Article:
Arts & Features Editor
Chasing the chill from the brisk and damp fall day, a girl steps into a heated comic book shop, eyes scanning the floor to ceiling shelves in wonder. She steps up to them, eyes scanning for which adventure she’ll go on next, before landing on an X-Men comic. She grabs it excitedly, already diving in and on the cover in bold print beneath the title sits the most iconic name in comics, Stan Lee.
Stanley Martin Lieber, better known by his pseudonym Stan Lee, created some of Marvel Comics most beloved characters, passed away on Nov. 12 at the age of 95.
“When it comes down to it, we’re going to remember the creators that stood for something with their work. And that’s why we remember Stan Lee because he wanted to make statements with characters. He wanted to let people know that anybody could be a hero,” said junior Sara Williams, an avid comics fan.
According to Williams, comics have been around since the 1800’s. Comics were used primarily as literature for those in the lower class due to the illiteracy rates and they could get the story through pictures.
Before Lee became a part of Marvel, he worked as a World War II reporter, then started in the lowest branch of the comics industry and
worked his way up. He then teamed up with Joe Simon and Jack Kirby to help build the foundations of Marvel Comics in the ‘40s. The trio were the ones to legitimize the comic book industry as a place of valid, critical and socially aware place of storytelling, the English student said.
“He really helped to legitimize an industry because they went after issues that you wouldn’t expect to appear in comic books. I mean, Simon and Kirby created Captain America as a direct protest statement. We got the X-Men as a direct social commentary like these things never existed in a vacuum and Stan made a very conscientious point with that,” Sara Williams said.
She said Lee’s belief in everyone’s ability to be a superhero, regardless of status or beliefs, set him apart from other creators in the industry.
“I think the important thing to remember is Stan Lee is an icon, but he’s also a man. He was never perfect, but he did so much to just spread positive stories of heroes who were very human, overcoming such massive obstacles, to essentially say to the reader ‘This can be you, you can do it too,’” Sara Williams said.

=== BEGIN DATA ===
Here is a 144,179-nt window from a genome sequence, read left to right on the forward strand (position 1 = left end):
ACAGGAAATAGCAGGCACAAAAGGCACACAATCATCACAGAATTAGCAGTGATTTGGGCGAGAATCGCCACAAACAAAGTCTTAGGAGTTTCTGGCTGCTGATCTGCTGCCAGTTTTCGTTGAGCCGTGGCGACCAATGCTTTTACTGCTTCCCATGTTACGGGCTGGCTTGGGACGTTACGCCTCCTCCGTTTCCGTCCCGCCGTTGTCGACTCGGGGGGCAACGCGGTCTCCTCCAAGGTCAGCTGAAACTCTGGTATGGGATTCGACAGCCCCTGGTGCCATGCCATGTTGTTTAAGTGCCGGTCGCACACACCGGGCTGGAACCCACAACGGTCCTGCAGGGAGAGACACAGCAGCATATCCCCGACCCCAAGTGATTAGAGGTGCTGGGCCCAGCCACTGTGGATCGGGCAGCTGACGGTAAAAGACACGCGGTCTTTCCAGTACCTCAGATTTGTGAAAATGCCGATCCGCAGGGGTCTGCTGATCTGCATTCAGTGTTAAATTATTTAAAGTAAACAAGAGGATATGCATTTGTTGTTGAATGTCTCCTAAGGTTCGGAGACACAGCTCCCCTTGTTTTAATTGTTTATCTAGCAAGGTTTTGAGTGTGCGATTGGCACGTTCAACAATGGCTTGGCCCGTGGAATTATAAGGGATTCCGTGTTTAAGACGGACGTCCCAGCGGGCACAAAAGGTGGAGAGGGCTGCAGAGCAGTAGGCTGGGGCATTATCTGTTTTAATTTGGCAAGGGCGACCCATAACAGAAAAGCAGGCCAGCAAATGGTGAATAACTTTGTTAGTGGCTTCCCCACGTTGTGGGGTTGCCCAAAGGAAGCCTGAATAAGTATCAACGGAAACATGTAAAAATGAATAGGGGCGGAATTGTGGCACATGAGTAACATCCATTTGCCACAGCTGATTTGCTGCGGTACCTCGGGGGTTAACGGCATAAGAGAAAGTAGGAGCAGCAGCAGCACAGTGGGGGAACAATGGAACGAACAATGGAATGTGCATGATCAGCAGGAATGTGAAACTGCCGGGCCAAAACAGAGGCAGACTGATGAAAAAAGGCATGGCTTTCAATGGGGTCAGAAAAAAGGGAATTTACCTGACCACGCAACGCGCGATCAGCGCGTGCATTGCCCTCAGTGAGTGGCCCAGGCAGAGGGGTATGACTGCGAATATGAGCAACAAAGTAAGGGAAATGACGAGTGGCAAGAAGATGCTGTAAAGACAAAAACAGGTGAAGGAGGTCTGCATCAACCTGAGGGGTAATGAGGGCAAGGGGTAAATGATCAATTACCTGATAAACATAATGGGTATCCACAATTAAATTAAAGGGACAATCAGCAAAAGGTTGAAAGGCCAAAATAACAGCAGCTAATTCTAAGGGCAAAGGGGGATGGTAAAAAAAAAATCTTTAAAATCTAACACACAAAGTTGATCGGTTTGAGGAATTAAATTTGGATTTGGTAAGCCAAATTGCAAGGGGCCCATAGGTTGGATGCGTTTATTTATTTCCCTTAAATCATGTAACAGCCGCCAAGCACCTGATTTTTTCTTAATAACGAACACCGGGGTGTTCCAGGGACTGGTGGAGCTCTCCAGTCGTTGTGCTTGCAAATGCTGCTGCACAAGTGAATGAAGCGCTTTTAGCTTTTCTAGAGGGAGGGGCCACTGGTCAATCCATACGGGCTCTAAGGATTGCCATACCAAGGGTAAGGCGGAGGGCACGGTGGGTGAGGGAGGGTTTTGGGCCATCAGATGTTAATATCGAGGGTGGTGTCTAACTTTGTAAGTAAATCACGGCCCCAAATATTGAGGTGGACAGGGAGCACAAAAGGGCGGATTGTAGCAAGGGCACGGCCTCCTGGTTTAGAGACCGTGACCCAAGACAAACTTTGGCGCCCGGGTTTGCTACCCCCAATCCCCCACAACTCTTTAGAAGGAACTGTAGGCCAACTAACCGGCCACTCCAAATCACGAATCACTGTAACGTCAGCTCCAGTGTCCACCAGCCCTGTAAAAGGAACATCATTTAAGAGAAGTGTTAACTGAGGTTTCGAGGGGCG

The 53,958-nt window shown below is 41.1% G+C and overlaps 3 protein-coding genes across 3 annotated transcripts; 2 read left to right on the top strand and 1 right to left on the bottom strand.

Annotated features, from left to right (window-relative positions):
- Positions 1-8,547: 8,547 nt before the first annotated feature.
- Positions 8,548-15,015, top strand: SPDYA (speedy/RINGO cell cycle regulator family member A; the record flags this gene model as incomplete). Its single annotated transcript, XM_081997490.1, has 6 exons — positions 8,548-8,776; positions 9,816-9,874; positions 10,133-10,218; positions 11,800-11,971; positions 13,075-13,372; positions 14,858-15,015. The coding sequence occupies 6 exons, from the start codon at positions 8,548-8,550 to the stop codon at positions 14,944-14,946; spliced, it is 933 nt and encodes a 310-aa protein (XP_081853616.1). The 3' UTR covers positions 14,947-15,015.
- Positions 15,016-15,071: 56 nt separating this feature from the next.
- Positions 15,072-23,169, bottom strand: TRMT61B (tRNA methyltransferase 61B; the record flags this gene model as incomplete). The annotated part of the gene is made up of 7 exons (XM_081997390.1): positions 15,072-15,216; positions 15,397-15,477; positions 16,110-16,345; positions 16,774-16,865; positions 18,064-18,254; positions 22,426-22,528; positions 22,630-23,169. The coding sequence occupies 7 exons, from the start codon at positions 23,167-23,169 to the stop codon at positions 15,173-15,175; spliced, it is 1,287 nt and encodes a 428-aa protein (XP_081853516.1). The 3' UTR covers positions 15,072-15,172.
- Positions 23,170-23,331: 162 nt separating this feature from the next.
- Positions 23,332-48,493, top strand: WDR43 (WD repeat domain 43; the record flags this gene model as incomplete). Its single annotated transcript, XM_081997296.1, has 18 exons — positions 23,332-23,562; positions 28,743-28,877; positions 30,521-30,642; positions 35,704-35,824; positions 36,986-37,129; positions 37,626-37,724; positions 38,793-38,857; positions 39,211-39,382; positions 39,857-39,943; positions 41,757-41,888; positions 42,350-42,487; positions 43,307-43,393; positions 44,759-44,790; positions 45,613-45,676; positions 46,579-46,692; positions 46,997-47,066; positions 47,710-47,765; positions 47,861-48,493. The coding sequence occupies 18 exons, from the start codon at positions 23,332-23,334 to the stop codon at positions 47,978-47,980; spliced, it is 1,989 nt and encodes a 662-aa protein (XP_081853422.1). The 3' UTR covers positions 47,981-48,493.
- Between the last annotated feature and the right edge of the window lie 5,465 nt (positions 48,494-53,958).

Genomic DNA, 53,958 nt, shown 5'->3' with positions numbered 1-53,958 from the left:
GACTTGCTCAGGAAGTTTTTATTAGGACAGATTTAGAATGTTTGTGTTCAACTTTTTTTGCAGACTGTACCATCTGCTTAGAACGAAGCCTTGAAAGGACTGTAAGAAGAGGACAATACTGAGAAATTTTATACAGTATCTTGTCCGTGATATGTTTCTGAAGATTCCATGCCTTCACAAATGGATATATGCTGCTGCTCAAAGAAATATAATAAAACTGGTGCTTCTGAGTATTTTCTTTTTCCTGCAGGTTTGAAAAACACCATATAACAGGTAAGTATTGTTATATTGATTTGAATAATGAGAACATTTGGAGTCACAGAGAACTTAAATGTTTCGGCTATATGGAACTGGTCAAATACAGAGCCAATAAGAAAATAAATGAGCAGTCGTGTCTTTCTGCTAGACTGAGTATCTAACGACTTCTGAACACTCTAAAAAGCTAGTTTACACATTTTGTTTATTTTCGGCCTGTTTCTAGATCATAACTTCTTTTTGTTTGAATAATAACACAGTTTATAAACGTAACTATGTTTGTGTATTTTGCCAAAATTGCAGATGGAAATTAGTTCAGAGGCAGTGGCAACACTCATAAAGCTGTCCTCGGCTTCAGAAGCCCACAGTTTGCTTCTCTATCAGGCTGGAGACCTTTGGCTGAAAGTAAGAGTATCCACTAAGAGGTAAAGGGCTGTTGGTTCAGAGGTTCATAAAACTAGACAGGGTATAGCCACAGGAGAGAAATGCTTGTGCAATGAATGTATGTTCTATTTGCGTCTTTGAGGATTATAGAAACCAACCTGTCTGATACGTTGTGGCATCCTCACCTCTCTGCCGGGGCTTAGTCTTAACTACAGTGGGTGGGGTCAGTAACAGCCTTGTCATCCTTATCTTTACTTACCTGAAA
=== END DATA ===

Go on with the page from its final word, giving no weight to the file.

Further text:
Darrin Williams, owner of Comic Envy, said Stan Lee worked hard from the beginning. Most of his well-known work, such as Spider-Man, X-Men and Fantastic Four, didn’t take off until the ‘60s.
“Stan was Marvel’s creative director for decades, eventually helping to grow the company into the household name it now is. Stan worked against the comics code authority to champion creator rights and free speech within comics, and even after retirement in the ’90s, he continued to be the face of the company. No one sold Marvel better than Stan,” Darrin Williams said.
He said Lee was the ultimate salesman and was the face comics needed in order to become the staple they are today. He said he’s sure someone else would have eventually nudged the comic industry in the right direction, but it would not be like he did. Comics as we know them would have never existed without Lee.
“He was in it 100 percent, every day. Stan lived and breathed Marvel and he loved to talk to people about the characters he helped create. No one had more passion or love for the fans than Stan,” Darrin Williams said.
The store owner said at this point, Lee’s associated with Marvel through reputation only and that the franchise will go on without him, which he finds to be a fitting tribute. As long as Marvel remains, Lee will always be remembered.
Sophomore Evey King loved Marvel Comics since early middle school. She admits because she was so inspired by Lee’s work, she had wanted to be a comic book artist for a while.
“He’s just iconic because he so ancient and had just been in the industry for a while and he just gave a lot of opportunities to people of color, women, just minorities in general. I think his work just really speaks for himself,” King said.
King also went on to explain how passionate Lee was about Marvel. She said even as he was battling with pneumonia, something he’d been battling the last year of his life, Lee would be talking with close friends about future movie cameos.
“I feel like a lot of people just do their job as a comic book writer or artist and then go on with their lives and that’s what he lived for, was making people happy,” King said.
She also said Lee’s goal to make people happy and entertain them was inspiring to her because she also wishes to do good and make those around her happy.
“He realized entertaining people and making others happy and telling stories is just as much as a job and is just as important as building the infrastructure of a city or becoming a banker,” King said.
Though Lee’s movie cameos will be miss, Sara Williams said she thinks Marvel will continue in a direction that honors his life and his message.
She said most every fan in the Marvel community saw Lee as their nerdy grandpa. They all thought he was immortal, so with his passing, there is now a vacuum of space-sized hole in the comics community. The junior believes many creators are going to come forward and help fill that space with new ideas and continuously build up the industry.
For Sara Williams, Lee stood as the human embodiment of possibility.
“He was the guy who was a World War II reporter and then became part of the comics industry and a powerhouse, who started out at like the lowest bronc of working there and just never gave up on his love for this art form. And it’s that reminder that when you care about something, grab onto it and hold onto it and run with it. Even when people tell you that it’s ridiculous,” Sara Williams said.